A petition by a former Williams College student, whose public account of being raped on campus and the school’s alleged mishandling sparked outrage, has garnered more than 3,000 signatures.
Lexie Brackenridge created a Change.org petition last month calling on the school to take steps to improve the way it handles sexual assault cases and how it disciplines offenders.
Last month, Brackenridge wrote a column in the school’s independent newspaper, The Williams Record, that she had been raped by a 21-year-old freshman hockey player in October 2012. She wrote that she reported the assault, but school officials encouraged her not to pursue legal action, but instead pursue disciplinary action through the school.
Brackenridge wrote that during a three-month process she was harassed members of the hockey team and friends of the alleged assailant. In the end, she wrote, an investigative panel found the alleged assailant guilty of sexual assault and the student was suspended for three semesters—which she called a “mere slap on the wrist” as the student was later allowed to return to campus.
Brackenridge has since transferred to Columbia University.
The petition outlines a list of steps she wants the college to take in sexual assault investigations. She said students who report assaults should not be discouraged by the school to pursue a criminal investigation. The petition also called for mandatory expulsion of offenders, transparency in the investigation for the victim and the accused (including access to witness testimony and a full explanation of the verdict to both parties), and for acts of retaliation or harassment against the victim to be punishable by expulsion.
“Outside of the mandatory sanctions, everything else [in the petition] are things that we already do in every instance,” Williams College spokesman Jim Kolesar told Boston.com, reiterating previous statements from school officials.
College President Adam Falk said in a statement last month that the school was “confident that throughout our handling of the case in question, we adhered to all of our policies and to all applicable laws, including our policies on the provision of housing for the survivor, and we investigated fully and promptly any allegation of retaliation or harassment.”
College dean Sarah Bolton wrote a response to the petition that addressed each proposal outlined by Brackenridge.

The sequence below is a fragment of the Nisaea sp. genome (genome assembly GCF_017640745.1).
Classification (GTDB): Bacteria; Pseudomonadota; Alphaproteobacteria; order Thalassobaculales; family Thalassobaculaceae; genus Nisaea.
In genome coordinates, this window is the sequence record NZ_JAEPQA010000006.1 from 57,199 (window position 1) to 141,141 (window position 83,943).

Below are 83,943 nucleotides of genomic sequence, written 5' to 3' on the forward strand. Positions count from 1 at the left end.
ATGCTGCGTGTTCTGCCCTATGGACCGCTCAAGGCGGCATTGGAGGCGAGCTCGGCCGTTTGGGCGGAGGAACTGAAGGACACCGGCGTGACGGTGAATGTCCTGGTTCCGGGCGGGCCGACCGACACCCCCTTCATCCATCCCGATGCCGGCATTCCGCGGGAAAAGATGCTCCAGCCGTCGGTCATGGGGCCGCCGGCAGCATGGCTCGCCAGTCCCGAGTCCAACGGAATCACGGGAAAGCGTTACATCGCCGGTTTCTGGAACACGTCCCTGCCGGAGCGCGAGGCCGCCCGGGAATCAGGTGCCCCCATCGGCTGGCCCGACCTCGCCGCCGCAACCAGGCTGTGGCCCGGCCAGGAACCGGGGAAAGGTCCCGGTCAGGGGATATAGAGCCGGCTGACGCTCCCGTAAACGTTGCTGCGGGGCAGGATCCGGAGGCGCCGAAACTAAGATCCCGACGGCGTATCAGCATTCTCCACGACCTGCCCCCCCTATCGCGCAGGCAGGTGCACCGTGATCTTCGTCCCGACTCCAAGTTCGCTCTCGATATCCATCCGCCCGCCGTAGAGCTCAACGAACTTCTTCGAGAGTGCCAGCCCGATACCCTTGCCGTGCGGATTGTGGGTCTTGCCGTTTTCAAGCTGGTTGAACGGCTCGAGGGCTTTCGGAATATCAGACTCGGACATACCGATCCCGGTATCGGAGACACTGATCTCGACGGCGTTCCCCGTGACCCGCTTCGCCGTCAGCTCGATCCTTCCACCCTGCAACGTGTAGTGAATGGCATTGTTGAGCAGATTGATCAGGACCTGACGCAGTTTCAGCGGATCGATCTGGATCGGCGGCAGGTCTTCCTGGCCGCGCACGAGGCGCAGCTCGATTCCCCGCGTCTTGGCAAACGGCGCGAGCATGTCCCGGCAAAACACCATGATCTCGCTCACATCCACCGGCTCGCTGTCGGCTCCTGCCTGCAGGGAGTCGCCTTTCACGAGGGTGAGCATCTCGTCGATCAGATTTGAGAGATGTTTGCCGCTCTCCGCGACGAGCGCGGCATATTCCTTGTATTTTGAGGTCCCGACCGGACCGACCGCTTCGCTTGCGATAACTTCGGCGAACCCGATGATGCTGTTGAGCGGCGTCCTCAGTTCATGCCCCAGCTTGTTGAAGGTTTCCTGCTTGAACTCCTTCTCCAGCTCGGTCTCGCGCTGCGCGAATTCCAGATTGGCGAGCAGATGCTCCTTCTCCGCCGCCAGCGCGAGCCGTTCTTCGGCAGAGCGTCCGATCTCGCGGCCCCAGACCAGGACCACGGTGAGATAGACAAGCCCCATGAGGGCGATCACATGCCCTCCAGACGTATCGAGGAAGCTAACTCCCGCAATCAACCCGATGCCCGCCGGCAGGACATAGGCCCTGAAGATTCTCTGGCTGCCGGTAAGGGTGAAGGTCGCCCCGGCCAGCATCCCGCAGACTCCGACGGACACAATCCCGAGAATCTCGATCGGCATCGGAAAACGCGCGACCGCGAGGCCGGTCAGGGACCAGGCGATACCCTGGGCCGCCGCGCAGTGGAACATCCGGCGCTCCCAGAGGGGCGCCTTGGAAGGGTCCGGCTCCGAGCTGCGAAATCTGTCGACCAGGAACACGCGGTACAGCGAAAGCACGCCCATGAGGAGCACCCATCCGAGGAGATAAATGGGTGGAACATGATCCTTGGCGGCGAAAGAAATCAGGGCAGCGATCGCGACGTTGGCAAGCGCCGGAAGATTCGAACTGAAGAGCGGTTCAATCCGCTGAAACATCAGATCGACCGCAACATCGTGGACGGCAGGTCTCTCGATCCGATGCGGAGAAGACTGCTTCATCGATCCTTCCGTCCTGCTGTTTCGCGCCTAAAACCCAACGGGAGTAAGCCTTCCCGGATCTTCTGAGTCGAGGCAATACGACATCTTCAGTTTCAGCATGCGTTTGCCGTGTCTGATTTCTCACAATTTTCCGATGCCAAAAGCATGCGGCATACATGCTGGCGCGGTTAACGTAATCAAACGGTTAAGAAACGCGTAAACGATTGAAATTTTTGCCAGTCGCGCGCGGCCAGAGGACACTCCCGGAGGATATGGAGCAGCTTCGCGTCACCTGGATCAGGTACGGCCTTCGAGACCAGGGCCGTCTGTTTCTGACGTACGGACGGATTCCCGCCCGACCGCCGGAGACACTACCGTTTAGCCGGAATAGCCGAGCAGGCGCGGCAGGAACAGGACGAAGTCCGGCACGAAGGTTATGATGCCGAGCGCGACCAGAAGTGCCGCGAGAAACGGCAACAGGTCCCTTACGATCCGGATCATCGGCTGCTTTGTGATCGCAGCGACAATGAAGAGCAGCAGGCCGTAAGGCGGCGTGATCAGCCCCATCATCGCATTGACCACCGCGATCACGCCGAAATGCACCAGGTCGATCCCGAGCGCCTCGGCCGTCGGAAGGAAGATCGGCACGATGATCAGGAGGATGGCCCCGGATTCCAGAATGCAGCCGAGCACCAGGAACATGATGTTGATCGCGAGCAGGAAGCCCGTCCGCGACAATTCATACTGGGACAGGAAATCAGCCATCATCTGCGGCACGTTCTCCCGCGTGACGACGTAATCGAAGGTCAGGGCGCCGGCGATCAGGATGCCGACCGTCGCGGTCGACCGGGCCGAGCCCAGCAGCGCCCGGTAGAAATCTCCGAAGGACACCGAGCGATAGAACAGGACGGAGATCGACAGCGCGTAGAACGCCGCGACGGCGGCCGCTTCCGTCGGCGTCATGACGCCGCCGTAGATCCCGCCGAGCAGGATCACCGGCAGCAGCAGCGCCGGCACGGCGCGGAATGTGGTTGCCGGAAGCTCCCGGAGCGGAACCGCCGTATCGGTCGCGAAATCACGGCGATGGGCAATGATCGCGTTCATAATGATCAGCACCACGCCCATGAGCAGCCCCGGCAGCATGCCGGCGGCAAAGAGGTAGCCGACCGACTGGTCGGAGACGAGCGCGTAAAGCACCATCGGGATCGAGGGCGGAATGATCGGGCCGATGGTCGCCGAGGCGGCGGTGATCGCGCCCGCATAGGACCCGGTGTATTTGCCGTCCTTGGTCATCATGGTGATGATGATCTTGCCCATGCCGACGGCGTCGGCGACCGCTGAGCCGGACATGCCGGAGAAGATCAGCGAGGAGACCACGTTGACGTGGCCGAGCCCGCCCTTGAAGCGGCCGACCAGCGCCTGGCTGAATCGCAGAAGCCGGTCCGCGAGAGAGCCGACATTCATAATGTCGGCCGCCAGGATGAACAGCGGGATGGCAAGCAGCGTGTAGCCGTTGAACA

Nothing in my job as dean of the college is more important than student safety and well-being. And nothing can damage the fabric of our campus community more than sexual assault. As someone who's worked closely with many survivors, I have a sense of the great harm that sexual assault creates -- both its immediate effects for survivors and the longer-term consequences for them and their friends and family.
Bolton also highlighted the work of the school’s Sexual Assault Prevention and Awareness group, which was formed in 2011, as well as some policy changes. One change was to have sexual assaults investigated by professionals from outside the school instead of by members of the dean’s office.
“So far it seems that has been a change for the better,” Kolesar said.
Another change was to have a three-person panel of professionally trained staff members make decisions on imposing sanctions instead of the decision being made solely by the dean.
Kolesar said that the colleges policies and procedures are reviewed annually by the Sexual Assault Prevention and Awareness group as well as other campus groups and offices that work on issues of sexual assault.
In terms of the mandatory sanctions mentioned in the petition, Kolesar said there would need to more discussion for the school to move in that direction.
“In our ongoing discussions on campus and in the national scene, the center of gravity would need to move,” Kolesar said. “Right now they are not in favor of mandatory sanctions.”
The issue of college sexual assaults has recently been a point of discussion nationally. On May 1, the US Department of Education released a list of 55 colleges and universities—including six Massachusetts schools—under federal investigation for their handling of sexual assault cases. Since then the department has expanded its investigations adding five more schools to the list.